“A bad attitude is like a flat tire. If you don’t change it, you’ll never go anywhere.”
Today I did not have a bad attitude. I had a flat tire! But in the same way, I could not get anywhere.
It was my first time to be in such situation. I have inquired on basic vehicle maintenance and troubleshooting courses in some driving schools, but was not able to pursue it. In a private chat, I even shared to my brothers the video How to Change a Flat Tire courtesy of Topgear magazine. So when I called up my big brother for advice, he told me to apply what I shared with them. I did not dare to do it alone on my first time. I have been a believer of “Knowing is winning half the battle” principle, but this time I was caught off guard. But anyhow, I kept calm and below were the things that I did and realized.
1. Safety First. I did not attempt to change the tire on my own despite the video tutorial I had seen. I did not have any hands on experience in changing tires before, so I thought that lack of sufficient knowledge and absence of training were unsafe. I was lucky to be in a safe place when I realized one the tires was flat. It could have been punctured by the nail somewhere I had driven to nights ago, then subtly deflated over the weekend.
2. Ask and you shall receive. I sought advice from people whom I knew could help, through calls. From there I got the idea to use a car jack to level the car and prevent damage to the tire rim. I asked a colleague named Raymond whom I saw first if he could help me change the tire after office hours, and to which he said yes.
3. Silent friends in the car trunk. I got to know my silent friends in the car trunk. Some of them I only realized were there for the first time. Now I know for what each of them is for.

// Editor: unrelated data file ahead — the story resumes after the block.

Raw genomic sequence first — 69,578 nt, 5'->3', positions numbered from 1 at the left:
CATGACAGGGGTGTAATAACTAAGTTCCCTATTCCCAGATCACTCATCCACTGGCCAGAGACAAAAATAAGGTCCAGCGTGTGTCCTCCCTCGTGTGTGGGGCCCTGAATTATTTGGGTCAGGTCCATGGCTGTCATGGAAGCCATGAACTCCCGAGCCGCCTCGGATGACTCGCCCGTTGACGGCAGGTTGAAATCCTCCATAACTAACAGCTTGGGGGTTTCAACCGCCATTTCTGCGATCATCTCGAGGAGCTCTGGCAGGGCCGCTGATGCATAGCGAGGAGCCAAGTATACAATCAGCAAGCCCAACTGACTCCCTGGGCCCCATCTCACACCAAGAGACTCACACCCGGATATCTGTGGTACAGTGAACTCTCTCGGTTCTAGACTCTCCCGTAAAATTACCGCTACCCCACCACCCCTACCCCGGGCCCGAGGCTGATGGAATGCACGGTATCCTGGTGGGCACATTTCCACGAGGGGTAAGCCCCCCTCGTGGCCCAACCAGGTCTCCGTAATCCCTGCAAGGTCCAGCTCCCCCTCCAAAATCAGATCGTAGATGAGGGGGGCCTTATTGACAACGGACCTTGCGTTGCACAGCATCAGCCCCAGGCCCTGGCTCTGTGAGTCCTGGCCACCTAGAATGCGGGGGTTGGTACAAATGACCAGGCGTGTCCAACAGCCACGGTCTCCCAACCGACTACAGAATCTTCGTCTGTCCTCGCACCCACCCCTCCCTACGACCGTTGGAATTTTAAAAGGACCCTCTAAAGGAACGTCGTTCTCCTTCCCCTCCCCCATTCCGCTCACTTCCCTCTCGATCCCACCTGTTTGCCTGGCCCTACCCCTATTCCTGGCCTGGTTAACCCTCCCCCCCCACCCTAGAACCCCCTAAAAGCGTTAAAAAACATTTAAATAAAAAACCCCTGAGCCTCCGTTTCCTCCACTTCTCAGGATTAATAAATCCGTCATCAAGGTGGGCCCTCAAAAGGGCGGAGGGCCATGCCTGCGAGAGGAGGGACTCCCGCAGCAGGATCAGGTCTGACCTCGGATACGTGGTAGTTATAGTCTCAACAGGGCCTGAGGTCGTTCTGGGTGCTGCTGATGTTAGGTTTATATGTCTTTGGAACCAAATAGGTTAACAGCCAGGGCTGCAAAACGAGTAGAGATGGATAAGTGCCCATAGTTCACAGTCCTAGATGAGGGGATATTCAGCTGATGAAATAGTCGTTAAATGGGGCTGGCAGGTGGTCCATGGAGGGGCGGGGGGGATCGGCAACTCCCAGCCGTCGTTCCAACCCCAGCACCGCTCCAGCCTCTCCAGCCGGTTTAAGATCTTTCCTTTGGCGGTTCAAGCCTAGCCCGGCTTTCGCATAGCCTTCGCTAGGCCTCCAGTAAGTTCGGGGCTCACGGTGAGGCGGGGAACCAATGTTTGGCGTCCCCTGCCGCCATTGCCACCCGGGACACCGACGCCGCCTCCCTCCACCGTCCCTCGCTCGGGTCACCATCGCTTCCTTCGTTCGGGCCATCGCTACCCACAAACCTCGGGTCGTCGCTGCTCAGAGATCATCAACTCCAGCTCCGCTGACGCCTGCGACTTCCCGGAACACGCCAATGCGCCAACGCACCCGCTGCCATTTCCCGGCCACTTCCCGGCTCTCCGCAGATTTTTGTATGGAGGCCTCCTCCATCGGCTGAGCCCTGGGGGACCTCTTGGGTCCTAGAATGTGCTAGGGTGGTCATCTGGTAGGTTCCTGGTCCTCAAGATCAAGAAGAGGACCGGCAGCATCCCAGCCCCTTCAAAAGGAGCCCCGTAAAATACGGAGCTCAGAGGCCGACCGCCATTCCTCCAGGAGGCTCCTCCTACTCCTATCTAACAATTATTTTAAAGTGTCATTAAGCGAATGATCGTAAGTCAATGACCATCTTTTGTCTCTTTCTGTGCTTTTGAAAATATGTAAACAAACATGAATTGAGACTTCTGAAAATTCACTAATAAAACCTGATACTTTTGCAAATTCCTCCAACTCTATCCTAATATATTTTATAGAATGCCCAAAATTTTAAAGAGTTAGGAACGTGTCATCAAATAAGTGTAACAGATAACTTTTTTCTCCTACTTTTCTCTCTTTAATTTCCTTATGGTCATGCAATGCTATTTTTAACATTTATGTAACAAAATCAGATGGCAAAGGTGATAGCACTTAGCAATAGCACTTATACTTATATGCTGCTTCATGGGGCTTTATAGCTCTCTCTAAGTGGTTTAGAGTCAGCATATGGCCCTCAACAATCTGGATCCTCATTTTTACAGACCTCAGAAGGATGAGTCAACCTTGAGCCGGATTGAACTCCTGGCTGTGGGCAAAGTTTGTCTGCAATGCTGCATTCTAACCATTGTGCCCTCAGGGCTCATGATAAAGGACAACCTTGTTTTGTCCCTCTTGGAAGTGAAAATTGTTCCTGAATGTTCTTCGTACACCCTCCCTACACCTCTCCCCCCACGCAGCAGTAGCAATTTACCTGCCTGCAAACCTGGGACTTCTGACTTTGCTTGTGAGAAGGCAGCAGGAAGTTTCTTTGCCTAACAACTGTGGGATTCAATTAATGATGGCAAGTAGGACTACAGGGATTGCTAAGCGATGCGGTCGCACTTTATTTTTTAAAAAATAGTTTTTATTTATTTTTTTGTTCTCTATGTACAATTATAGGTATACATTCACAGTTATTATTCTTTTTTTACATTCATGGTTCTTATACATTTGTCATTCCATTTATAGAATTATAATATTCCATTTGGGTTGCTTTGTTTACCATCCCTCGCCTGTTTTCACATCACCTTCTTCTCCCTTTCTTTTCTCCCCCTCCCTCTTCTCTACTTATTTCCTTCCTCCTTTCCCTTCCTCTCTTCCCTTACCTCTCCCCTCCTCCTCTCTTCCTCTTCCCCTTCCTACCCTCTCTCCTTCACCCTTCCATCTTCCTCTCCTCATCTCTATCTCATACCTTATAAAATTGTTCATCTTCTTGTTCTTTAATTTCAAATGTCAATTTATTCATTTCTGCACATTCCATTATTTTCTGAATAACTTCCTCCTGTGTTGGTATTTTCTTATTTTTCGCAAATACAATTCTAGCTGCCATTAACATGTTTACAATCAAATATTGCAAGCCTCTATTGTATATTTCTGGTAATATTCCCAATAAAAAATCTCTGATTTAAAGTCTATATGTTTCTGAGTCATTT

4. Papa had been one heck of a boy scout. When the car was turned over to me, Papa told me there was an early warning device in the trunk, as required by law. I looked for it since there was a fork lift going to and fro near us. I saw something wrapped in a sack, neatly tied with knots I was not familiar with. Then I remembered that Papa is good in knot tying. I guess he might have learned it from scouting. I was not able to re-wrap the device neatly (as in picture below) like it was wrapped before.
5. “Early warning devices need not to be expensive,” I was told before by a friend as we were looking through auto accessories in a hardware store. “When choosing between two devices, choose the cheaper one because you will not use it often. Better if you may never use it at all. What is important is you will have something to use in case of emergency, for your safety,” he continued. I remembered those words and was able to let out a short laugh as I unwrapped and assembled the rusty metal pieces. I felt even luckier when a bystander said, “It’s good you have that. EWD is not yet available in my car!”
6. Good Samaritans are around. I was asked if the punctured tire will be returned to the trunk. When I said ‘yes’ because I will bring the tire to a vulcanizing shop on Saturday (5 days later), they were a bit surprised. They asked me why not do it tomorrow for it is not safe to drive without a spare tire. I said I will not have time on weekdays. Then somebody offered to have it dropped and fixed in a shop the next day.
7. Watch and Learn. I took the opportunity to learn how to change a car tire by watching every step that Raymond did. I was one who held the flashlight so I was also able to see clearly what has to be done. I looked under the car where the jack has to be placed, I tried myself if I can turn the jack to lift the car and found out I could do it easily. The steps were easy to remember. So next time, just in case I or somebody else will have a flat tire, I may be able to help or do it myself.
And…voila! Linus has got a newly replaced good tire! Now I can drive somewhere.
See you on the road!